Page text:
Maintaining two different PDM products that do virtually the same thing does not make sound business sense, especially if they came through acquisition and have no common ground or compatibility. This is the situation that many CAD companies have found themselves in over the years. Any decisions to consolidate multiple product lines should not be taken lightly, but in the interests of cost savings and profitability, these decisions are made all too often.

If you are a SOLIDWORKS® Workgroup PDM customer, then no doubt you have been informed by your reseller that your product is being retired at the end of this year. This should not come as a surprise – the push to migrate everyone to SOLIDWORKS Enterprise PDM has been going on for some years.

While Workgroup PDM does have its limitations in terms of capability and performance, customers love its simplicity and ease of use. So being forced to change the product you’ve used successfully for many years, for little or no benefit, is a bitter pill to swallow. You are being told to migrate now or risk being left behind.

Of course, this is pure speculation. There may be other reasons for this forced migration, but that doesn’t help the thousands of companies that find themselves in this quandary. To add insult to injury, migration comes at a cost in terms of both time and money. Your reseller is a small business and cannot afford to have engineers onsite to carry out lengthy data migrations and troubleshoot issues for free. The cost of migration has been made less onerous with the introduction of a “free” cut-down version, SOLIDWORKS PDM Standard, but the compatibility issue remains as well as the additional costs for implementation and training.

If you keep seeing the warning above, you have a number of options:

  • Migrate your data to SOLIDWORKS PDM Standard
  • Migrate your data to SOLIDWORKS PDM Professional
  • Do nothing and stay on your current release

The first two options incur significant cost and risk. If you haven’t already received a quote for the migration work, make sure you’re sitting down when you do. Because of the incompatibility between products, data must first be exported, massaged, then carefully imported into the new system. Depending upon the amount of data you have, which could be hundreds of thousands of files, and how complex your release procedures are, the costs can vary significantly.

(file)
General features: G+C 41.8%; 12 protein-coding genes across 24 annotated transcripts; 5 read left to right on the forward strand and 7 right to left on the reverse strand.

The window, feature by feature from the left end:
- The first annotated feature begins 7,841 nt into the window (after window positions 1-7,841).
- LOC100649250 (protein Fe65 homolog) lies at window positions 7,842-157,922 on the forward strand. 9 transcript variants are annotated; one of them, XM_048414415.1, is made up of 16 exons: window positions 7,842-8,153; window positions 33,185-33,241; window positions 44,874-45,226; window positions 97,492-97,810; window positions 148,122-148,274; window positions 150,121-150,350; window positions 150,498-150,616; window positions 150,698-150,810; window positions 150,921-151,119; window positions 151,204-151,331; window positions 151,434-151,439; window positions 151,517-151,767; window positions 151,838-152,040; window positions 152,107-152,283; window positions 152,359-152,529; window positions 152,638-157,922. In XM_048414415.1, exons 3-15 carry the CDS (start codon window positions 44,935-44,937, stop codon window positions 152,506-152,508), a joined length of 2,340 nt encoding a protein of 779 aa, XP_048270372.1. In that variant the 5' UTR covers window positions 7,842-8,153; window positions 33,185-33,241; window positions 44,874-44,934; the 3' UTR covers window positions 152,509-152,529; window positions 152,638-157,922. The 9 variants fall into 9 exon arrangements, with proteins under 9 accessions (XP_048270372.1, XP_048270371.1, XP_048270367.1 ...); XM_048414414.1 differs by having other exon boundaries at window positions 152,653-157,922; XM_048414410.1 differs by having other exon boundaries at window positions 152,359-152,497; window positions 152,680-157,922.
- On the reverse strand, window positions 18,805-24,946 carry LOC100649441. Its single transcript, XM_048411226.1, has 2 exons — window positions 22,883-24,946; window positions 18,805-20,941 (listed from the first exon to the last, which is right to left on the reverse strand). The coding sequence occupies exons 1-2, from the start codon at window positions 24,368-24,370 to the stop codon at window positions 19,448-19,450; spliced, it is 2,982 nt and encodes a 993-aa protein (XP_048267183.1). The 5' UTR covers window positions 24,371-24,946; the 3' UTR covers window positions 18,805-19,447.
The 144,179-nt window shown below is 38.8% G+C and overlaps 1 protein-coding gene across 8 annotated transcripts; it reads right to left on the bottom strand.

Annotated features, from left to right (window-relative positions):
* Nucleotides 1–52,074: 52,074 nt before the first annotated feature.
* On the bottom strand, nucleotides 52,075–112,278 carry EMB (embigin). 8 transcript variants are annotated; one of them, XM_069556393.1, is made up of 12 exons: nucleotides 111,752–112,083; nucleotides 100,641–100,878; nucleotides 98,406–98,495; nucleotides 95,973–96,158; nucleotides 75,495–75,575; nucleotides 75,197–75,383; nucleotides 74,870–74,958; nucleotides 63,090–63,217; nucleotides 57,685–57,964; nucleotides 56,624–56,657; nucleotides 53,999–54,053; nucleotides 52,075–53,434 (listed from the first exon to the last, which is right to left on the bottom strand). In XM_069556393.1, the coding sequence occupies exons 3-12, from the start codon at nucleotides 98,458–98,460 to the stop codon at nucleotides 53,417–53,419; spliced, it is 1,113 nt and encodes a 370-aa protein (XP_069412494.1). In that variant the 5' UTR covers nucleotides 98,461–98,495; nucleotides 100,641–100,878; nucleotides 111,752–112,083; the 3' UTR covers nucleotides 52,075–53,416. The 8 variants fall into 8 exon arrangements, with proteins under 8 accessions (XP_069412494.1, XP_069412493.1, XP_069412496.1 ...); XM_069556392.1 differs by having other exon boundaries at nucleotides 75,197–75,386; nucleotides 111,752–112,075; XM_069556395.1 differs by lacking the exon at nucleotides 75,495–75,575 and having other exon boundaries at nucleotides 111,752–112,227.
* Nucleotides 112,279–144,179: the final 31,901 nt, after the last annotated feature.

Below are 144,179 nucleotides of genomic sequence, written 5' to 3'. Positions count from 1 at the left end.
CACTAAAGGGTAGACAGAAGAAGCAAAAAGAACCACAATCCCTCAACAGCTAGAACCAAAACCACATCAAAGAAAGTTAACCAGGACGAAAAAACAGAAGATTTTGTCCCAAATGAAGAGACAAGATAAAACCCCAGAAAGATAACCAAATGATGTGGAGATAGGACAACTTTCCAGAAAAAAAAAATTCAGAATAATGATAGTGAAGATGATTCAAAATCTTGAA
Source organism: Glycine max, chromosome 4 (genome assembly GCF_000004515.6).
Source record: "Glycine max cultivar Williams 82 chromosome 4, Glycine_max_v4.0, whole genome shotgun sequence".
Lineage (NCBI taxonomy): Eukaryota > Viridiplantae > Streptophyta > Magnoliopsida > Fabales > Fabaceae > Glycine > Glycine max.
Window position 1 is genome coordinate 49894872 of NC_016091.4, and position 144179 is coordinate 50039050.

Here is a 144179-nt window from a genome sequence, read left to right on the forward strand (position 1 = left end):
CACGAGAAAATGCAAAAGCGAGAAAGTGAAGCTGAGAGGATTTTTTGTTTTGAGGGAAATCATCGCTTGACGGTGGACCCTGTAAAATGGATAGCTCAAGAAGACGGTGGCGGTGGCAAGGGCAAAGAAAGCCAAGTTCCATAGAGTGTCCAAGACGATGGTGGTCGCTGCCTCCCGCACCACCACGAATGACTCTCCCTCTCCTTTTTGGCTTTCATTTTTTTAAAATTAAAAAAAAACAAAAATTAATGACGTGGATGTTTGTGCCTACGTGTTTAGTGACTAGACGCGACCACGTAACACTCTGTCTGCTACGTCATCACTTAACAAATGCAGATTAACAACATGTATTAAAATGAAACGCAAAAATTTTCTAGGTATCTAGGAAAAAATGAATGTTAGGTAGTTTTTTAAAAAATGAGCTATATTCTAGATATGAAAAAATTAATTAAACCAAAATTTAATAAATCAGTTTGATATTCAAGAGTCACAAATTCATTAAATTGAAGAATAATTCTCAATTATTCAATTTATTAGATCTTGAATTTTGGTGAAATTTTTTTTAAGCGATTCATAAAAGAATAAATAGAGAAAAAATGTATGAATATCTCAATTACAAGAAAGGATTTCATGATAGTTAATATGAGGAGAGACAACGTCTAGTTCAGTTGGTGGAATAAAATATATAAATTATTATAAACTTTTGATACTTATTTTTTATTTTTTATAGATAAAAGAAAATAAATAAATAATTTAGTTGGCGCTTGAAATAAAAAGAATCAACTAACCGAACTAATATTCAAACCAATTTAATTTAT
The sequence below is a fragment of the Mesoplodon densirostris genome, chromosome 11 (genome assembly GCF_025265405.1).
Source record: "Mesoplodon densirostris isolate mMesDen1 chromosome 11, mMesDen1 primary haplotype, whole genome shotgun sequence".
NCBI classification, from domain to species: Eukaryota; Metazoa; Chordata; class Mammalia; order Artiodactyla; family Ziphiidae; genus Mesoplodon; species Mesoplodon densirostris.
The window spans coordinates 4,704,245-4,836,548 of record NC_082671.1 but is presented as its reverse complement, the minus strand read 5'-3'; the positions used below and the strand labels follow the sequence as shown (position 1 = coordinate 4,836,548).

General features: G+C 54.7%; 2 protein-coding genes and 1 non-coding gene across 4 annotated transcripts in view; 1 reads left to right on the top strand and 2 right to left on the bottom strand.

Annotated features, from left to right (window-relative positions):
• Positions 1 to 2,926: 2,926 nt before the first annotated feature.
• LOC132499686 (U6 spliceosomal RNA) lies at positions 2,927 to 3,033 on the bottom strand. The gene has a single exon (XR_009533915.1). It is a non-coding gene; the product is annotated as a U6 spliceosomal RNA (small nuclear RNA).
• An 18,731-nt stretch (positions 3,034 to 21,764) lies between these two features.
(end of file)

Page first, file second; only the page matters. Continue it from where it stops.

The third option may or may not be viable and can have unforeseen consequences. You can stop paying your subscription fees and stay on your current release. However, compatibility with customers and suppliers on a later release is a real showstopper. If you stay off subscription too long and later decide to upgrade, you’ll be hit with a bill for each year you’ve missed. Whatever you decide to do, it’s going to cost big bucks.

Another option to consider is switching to a new CAD system altogether, to a more modern, cost-effective solution that eliminates the headaches of traditional CAD, PDM and file management.

Onshape is an enterprise-grade, full-cloud 3D CAD system that requires no downloads, installs or service pack updates, no expensive workstations, no IT infrastructure, and no PDM software. Everyone works on the latest version of the same CAD system and the same CAD data at the same time, on any available device. This makes collaborating with team members, suppliers and customers, a breeze – regardless of which CAD system they use.

Please watch this video for a more in-depth discussion on this topic.

So, before you sign that PO for SOLIDWORKS PDM implementation and training, why not consider doing your next project in Onshape? After experiencing the power of full-cloud CAD, if you do decide to make the switch, your existing SOLIDWORKS and Workgroup PDM investment will still have a role to play. Your many years’ worth of design data created in SOLIDWORKS is priceless, so keep one or two licenses off subscription to maintain and access older legacy projects.